Yes, You Can Still Retire Comfortably! – A Book Review
I read a lot in the areas of personal finance. As a baby boomer, I make sure to include large doses of reading in retirement planning. Regardless of your age, you should do the same. I recently finished reading “Yes, You Can Still Retire Comfortably!” which was authored by Ben Stein and Phil DeMuth and published in 2005. This is my review of that book.
Stein has partnered on this book with Phil DeMuth, who has a Ph.D. in psychology and is a Registered Investment Advisor. DeMuth has also been a prolific writer in areas of personal finance and retirement planning and is president of a wealth management firm for high net worth individuals. Stein and DeMuth have written other personal finance and investing books together.
Bottom line: The authors bring major credibility to this joint writing project.
Who Can Benefit from Reading This Book
If you are interested in straight talk and specific recommendations about retirement planning strategies, then this book is for you.
If you are a person of any age who appreciates the value of planning ahead for your financial future, this book has much to offer.
If you are a baby boomer or a late-starter in saving for retirement, this book is a must read because of (a) the hard truth it brings about what lies ahead and (b) the detailed help and guidance it provides about how you can recover from a difficult pre-retirement financial picture.
The book content is separated into distinct three parts, each of which provides a specific focus on different aspects of retirement planning as well as the authors’ unique insights and recommendations.
Part I: Yes, You Can Still Retire Comfortably
The first part of the book is a clarion call for everyone who is concerned about his or her financial future. The authors also direct this part to those who should be concerned but maybe have ignored what is happening in the money world around them.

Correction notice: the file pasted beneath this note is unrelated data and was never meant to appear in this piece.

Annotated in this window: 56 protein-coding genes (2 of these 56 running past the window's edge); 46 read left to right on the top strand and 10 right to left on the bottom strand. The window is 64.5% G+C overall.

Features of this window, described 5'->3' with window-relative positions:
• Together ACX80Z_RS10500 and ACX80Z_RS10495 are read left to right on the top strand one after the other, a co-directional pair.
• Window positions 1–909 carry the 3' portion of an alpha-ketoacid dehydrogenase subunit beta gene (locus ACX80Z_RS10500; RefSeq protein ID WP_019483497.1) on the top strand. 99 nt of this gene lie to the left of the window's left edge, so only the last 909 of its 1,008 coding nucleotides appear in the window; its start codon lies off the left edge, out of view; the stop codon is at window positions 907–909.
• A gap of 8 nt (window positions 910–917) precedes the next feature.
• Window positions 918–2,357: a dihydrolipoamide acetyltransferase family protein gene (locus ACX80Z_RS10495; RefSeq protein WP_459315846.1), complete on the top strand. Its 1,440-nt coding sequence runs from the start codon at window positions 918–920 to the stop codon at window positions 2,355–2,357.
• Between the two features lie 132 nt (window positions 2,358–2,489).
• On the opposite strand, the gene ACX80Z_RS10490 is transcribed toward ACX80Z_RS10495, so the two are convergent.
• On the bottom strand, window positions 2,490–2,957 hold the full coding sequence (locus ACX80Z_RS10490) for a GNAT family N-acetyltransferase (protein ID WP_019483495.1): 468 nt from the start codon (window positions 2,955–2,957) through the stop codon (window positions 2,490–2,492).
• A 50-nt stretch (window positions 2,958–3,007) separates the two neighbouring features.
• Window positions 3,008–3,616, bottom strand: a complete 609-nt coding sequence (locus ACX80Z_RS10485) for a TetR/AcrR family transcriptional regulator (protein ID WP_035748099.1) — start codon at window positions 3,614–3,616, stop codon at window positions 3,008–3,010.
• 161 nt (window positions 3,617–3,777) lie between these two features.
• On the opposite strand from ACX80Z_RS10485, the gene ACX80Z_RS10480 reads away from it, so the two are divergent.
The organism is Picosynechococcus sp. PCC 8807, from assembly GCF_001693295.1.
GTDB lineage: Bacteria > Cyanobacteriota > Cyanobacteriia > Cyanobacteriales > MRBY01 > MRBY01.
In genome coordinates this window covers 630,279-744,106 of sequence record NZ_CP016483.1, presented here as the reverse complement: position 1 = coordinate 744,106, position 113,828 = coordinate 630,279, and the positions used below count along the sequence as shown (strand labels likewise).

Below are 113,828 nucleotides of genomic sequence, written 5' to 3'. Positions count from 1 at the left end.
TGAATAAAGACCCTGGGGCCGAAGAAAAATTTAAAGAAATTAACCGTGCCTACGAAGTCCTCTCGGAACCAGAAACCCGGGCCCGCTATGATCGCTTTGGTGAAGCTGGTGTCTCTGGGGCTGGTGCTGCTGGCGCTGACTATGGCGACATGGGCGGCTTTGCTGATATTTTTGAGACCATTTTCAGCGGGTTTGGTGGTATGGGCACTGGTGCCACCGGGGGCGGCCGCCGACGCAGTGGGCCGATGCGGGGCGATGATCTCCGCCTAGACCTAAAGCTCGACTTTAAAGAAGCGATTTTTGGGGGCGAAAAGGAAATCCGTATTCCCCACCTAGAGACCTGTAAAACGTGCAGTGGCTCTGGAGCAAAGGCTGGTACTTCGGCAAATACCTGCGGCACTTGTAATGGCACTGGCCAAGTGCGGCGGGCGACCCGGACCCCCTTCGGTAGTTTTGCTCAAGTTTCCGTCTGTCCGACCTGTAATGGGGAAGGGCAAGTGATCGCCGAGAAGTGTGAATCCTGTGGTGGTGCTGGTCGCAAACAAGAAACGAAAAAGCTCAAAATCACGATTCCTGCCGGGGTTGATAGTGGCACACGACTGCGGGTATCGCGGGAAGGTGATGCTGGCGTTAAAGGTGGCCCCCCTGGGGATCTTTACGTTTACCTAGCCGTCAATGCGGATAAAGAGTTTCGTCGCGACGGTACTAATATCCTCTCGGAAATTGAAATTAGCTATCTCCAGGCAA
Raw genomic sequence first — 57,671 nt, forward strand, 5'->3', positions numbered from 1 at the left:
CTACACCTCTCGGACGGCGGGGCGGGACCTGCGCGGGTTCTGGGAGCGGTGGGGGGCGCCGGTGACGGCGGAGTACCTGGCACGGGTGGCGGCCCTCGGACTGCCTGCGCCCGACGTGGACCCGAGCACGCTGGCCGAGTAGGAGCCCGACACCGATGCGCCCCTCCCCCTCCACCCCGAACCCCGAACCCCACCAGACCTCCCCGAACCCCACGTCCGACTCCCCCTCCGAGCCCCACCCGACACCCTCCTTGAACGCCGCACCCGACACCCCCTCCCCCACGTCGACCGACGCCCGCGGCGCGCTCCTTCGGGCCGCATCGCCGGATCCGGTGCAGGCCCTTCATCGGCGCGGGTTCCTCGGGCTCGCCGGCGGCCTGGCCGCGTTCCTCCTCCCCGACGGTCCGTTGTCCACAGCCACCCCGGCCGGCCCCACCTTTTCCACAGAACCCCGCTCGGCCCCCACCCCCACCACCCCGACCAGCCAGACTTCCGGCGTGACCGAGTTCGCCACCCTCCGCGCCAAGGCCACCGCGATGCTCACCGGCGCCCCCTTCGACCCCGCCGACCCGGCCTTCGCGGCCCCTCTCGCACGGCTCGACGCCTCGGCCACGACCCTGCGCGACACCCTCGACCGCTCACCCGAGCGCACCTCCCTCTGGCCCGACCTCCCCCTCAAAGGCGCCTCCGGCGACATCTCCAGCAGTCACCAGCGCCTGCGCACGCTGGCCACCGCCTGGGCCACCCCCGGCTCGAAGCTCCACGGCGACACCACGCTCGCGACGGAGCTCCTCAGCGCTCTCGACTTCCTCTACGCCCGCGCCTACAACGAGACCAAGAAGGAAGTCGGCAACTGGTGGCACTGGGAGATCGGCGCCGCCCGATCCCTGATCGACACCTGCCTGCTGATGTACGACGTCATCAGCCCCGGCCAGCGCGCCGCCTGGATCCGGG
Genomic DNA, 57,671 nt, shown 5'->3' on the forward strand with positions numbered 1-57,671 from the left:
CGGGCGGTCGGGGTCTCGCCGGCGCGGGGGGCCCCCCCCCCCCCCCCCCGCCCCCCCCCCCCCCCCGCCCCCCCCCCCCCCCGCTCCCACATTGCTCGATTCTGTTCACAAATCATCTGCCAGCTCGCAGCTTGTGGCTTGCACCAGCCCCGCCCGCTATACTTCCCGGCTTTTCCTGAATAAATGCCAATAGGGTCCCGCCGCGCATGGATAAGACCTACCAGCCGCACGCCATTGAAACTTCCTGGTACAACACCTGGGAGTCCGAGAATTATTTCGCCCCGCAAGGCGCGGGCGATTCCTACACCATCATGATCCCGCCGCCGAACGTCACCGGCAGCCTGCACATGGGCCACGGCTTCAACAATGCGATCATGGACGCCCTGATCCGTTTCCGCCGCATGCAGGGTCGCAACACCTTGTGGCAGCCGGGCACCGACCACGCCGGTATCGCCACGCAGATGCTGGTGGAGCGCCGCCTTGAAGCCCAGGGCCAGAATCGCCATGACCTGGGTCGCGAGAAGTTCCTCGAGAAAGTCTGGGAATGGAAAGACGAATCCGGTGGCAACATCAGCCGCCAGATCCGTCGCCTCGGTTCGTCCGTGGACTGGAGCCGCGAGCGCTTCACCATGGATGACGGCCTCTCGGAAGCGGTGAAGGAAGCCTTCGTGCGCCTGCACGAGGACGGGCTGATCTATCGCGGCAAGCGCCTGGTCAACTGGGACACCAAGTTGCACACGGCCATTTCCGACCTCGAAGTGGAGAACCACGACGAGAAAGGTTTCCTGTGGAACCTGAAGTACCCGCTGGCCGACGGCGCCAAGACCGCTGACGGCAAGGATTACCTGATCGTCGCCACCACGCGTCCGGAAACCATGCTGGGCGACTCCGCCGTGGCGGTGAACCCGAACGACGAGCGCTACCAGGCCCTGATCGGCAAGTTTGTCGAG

After summarizing their “21 Basic Rules of Retirement” and thoughts for “Retirement Planning Decade by Decade”, Stein/DeMuth explain in detail what is likely to happen in what they call the “baby boom retirement crisis.” What I appreciate from this section is that the authors provide real data to support the warnings they present about what lies ahead for all of us. Then they bring the real hard truth: Not everyone will be lucky enough to retire comfortably and it is up to you – the reader – to “save yourself.”
Even of you don’t read this book, Mr. ToughMoneyLove wants you to please remember those words: Save Yourself. They are so true.
Part II: How Much to Save and How Much to Spend
This section contains the nuts and bolts – Stein and DeMuth style – of how to do the following:
Determine how much you will need to retire
Develop a custom-tailored savings plan
Invest for retirement
Invest for income
Design and implement a retirement draw down plan
I want to emphasize again that Stein and DeMuth do not just spout platitudes and rules of thumb that can be found in a multitude of other sources. They provide specific graphs, charts, and tables that allow the reader to plug-in their own data and circumstances and come out with a real retirement plan for themselves.
The authors are not afraid to back-test their retirement planning strategies using actual historical data. The testing charts they provide can be re-assuring to the reader that the recommendations are not based on pure speculation or theory.
A unique bonus feature provided by the authors is a website that contains updated information, planning charts, tables and worksheets related to what is discussed in the book. I have visited the site and the data can be helpful for anyone who wants to implement a financial plan using the Stein/DeMuth strategies.
Part III – If Everything You Have Isn’t Enough
Stein and DeMuth are realists and understand that many readers of their book will determine that they are well behind the retirement planning curve. This section of the book is for those folks.
The authors start with extensive coverage of fixed and variable annuities. Apparently, Stein’s parents did very well with annuities so he is favorably disposed to their use in some retirement plans.
Relocation is another topic of this section. Many retirees fail to appreciate how much money they are bleeding away in taxes, mortgage payments, insurance, and in other spending categories because of where they are living.
Finally, the confusing topic of reverse mortgages is discussed for those who may be house rich but cash poor.
In an Appendix, the authors summarize the “25 Big Truths of Retirement Planning” and introduce the retirement withdrawal strategies of other experts. I found the comparison of the different withdrawal strategies enlightening.
Mr. ToughMoneyLove enjoyed reading this book, all the more so because I am a fan of Stein. I cannot say that I agree with everything he recommends but I do appreciate that he and DeMuth can support what they say with data and logic. In short, you should read this book.